That's the battle the Sabr family is facing with the state of Tennessee. Parents Kim Sarubbi and Carl Abramson decided to give their kids a name built from parts of theirs: Combining the Sar and the Abr from the beginning of their surnames to make Sabr. Their plan worked out fine for the two kids who were born in California, but apparently, their new son who was born in Tennessee isn't so lucky: His birth certificate was returned with a big red line through Sabr. And they're supposed to either pick one of their surnames for their son, give him both surnames—or pay $150 to change his name to whatever they want.
But the couple is opting for none of the above, and intends to take their fight to court, to help prevent this from happening to other name mashers.
(For the record, Tennessee seems to be a very tough place for baby-naming freedom—this is also where a judge denied one mom the right to give her son the name Messiah.)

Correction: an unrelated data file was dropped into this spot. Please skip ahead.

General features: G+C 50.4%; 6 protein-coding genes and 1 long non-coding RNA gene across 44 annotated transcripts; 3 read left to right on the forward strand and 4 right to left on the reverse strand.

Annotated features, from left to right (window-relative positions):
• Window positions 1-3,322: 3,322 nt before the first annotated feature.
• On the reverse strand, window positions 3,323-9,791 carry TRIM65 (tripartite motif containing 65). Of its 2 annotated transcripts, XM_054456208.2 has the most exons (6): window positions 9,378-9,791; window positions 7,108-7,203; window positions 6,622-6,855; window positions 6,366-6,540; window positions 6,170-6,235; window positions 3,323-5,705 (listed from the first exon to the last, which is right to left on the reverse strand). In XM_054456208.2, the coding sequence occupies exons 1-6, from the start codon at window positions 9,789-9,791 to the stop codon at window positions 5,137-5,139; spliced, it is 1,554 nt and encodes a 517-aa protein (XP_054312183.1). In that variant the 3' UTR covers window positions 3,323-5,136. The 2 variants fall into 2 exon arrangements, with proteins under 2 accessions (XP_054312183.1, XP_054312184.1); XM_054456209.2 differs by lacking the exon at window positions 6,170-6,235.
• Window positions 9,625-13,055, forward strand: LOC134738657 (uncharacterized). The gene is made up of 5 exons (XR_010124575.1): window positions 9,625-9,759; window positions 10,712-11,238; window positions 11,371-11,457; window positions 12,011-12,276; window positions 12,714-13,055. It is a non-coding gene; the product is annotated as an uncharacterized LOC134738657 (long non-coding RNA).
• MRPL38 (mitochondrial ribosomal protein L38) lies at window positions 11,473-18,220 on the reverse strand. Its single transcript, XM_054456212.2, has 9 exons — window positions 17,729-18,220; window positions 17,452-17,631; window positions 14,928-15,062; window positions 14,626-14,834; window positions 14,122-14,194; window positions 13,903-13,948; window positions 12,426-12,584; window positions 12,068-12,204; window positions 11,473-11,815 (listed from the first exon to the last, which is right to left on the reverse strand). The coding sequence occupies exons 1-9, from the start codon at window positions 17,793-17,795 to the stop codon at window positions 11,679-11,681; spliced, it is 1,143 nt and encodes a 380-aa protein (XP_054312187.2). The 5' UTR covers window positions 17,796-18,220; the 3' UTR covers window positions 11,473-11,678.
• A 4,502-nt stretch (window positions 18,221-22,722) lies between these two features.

Personally, I'd just pay the $150 and be done with it. (Or I'd just do what I did, and give my daughters my husband's last name, and just keep my maiden name. Done!)
But I'm intrigued about what you think: Did you give much thought to which surname you'd give your baby? Did you follow tradition and give your baby his/her father's surname, give your baby a hyphenated last name, or choose yours? And would you ever consider creating a mashup surname like the Sabrs?
If you're still looking for the perfect baby name, try our Baby Name Finder, or get personalized advice by emailing your issue at firstname.lastname@example.org. And don't forget to like In Name Only to keep up with the very latest in baby names!
Baby Names: Avoid Baby Naming Regret